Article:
Ryanair in Spain is different because it entails a clear fork in the road between the unions that represent its cabin crew. At the end of May, the multinational sealed an agreement with CCOO to improve both wage conditions, such as minimum hours and guarantee of hiring by the company, which are only applicable to members of this union, not to those of USO and Sitcpla. After this union split, the CEO of Ryanair, Eddie Wilson, assured that, with their strike call, USO and Sitcpla "only want to appear in the newspapers" and "have nothing to offer but chaos and noise." Regarding criticism that Ryanair replaced striking cabin crew with employees from other countries, he said that was "nonsense" because "the law allows us to cover those flights with crew from other countries."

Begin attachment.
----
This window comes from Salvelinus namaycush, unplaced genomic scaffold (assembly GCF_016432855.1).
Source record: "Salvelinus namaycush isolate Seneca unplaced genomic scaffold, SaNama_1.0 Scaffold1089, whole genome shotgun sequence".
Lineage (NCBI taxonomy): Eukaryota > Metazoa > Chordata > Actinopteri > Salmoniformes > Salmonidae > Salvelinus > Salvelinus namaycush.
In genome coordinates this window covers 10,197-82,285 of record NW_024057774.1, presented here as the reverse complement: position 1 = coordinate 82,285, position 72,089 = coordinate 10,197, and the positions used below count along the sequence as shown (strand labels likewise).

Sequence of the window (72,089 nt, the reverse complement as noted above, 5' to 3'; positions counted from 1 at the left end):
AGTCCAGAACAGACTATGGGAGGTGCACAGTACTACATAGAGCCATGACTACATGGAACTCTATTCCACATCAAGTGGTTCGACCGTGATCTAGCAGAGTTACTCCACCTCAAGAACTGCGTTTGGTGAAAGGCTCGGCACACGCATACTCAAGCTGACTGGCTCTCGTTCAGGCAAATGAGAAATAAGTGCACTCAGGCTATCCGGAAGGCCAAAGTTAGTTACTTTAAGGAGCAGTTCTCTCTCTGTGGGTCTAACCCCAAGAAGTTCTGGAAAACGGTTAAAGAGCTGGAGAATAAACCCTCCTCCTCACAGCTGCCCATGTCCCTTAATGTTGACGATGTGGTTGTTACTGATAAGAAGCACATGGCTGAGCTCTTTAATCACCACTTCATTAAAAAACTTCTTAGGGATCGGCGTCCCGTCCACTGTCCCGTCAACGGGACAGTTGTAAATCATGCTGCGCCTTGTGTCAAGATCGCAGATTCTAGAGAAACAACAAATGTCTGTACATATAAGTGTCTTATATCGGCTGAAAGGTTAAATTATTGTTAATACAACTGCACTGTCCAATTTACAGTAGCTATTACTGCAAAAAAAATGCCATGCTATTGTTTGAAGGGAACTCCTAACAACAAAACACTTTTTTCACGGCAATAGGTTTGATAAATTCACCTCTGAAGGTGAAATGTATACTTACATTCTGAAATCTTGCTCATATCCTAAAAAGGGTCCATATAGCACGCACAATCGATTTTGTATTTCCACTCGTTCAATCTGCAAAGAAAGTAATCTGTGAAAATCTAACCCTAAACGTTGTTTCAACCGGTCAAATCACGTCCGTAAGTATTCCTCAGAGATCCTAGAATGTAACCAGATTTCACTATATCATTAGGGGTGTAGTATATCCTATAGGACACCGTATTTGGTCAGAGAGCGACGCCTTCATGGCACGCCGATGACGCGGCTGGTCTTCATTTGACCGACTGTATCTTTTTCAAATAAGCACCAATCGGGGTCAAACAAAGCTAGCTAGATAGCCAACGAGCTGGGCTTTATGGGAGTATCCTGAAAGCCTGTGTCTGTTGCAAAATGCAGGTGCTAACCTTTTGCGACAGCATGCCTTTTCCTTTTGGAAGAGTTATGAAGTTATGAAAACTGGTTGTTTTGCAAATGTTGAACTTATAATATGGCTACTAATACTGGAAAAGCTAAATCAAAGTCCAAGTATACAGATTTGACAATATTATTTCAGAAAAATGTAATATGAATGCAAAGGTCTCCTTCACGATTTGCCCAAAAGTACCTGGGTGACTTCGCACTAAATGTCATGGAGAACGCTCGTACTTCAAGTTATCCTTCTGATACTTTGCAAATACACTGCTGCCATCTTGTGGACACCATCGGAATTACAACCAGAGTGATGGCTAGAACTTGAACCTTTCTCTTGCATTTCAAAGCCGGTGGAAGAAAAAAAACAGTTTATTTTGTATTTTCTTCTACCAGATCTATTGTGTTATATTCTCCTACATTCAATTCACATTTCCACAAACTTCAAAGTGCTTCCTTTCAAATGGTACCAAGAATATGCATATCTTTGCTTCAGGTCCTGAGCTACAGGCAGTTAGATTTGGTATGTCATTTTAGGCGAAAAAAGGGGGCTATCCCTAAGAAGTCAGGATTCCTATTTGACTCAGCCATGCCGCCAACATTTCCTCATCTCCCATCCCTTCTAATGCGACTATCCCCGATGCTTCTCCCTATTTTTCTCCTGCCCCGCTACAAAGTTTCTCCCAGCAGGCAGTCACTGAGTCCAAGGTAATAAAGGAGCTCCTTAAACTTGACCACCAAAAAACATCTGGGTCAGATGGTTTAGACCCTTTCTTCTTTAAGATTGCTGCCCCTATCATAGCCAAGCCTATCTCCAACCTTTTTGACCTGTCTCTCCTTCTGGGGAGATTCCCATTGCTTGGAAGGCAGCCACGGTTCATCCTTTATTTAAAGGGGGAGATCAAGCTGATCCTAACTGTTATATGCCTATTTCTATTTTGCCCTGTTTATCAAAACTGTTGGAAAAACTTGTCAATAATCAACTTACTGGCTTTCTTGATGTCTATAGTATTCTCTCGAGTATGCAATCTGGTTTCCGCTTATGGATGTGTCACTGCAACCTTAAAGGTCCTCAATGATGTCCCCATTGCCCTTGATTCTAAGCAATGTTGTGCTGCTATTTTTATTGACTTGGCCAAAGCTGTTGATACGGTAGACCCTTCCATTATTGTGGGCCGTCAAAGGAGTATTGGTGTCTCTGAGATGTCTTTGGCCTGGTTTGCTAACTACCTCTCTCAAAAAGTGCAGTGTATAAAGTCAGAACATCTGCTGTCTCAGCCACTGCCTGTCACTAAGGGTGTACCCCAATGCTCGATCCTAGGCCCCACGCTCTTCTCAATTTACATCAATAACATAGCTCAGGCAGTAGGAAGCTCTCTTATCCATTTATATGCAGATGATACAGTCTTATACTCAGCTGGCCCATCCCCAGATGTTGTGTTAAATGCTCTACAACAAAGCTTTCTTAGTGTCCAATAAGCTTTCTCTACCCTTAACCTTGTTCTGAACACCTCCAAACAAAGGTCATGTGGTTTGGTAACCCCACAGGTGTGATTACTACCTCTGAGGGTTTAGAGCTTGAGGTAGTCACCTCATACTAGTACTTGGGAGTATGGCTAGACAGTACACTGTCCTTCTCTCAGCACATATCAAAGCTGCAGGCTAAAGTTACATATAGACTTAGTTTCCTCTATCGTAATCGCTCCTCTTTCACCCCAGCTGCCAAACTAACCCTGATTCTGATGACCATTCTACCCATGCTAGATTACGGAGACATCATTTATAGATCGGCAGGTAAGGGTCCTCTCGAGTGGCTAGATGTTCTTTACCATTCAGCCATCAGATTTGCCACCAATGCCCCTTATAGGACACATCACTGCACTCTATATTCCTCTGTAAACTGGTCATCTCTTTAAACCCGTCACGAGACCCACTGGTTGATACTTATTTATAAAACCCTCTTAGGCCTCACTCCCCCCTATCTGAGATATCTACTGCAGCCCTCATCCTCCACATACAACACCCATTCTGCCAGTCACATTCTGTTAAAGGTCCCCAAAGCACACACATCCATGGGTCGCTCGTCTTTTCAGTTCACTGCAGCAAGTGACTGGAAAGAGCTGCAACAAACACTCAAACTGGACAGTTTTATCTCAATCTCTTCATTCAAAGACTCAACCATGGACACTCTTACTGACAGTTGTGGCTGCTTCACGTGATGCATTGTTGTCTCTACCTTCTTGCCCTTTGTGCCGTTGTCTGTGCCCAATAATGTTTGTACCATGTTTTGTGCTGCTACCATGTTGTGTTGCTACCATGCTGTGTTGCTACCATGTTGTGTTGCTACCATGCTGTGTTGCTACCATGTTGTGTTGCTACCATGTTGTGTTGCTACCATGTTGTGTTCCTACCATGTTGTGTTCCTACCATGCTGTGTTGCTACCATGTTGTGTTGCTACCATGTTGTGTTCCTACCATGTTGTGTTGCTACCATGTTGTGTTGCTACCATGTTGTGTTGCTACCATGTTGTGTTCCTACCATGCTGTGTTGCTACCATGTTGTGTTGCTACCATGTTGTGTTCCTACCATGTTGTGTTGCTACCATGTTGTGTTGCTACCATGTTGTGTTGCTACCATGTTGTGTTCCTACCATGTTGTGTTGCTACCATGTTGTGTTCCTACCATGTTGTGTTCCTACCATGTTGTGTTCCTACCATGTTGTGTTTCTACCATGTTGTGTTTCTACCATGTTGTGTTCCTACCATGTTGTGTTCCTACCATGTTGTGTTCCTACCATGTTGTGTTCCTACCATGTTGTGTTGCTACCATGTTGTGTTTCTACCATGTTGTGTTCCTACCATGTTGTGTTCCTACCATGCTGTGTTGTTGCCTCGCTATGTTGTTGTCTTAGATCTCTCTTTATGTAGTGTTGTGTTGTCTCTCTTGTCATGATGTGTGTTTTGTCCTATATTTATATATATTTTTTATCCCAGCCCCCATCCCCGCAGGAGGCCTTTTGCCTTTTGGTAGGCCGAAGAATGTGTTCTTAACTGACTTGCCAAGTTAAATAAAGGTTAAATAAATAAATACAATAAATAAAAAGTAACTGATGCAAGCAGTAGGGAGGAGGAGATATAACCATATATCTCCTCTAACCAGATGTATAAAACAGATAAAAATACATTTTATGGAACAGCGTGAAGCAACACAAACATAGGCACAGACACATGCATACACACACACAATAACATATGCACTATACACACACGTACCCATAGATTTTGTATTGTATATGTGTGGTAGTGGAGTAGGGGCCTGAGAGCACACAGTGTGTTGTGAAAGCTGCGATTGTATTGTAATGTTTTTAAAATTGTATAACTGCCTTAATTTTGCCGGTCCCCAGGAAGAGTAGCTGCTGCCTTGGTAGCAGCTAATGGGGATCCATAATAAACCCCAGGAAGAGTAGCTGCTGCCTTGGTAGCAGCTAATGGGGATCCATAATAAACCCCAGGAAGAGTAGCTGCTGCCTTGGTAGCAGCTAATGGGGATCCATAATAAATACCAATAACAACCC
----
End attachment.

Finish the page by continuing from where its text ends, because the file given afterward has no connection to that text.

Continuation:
The mobilizations of the two 'low cost' airlines are not the only problems of the airports in Spain since the holiday season began last Easter, although there are differences with respect to what happens in other European airports. Here the lack of personnel has been blamed, by the airlines and tourist companies, on the lack of police officers at passport controls, which leads to more queues of passengers, even more so when the British – after Brexit – also they have to go through them.
Waiting times that entail delays and loss of connections that "negatively affect the image of Spain as a destination", according to the President of the Airline Association (ALA), Javier Gándara. "Those images can make them go to some neighboring country instead of Spain," she said. However, here the problems of queues, delays, flight cancellations, lost connections and baggage that arrive late because the operators do not have time to load it before takeoff, are considerably lower than those of other European aerodromes.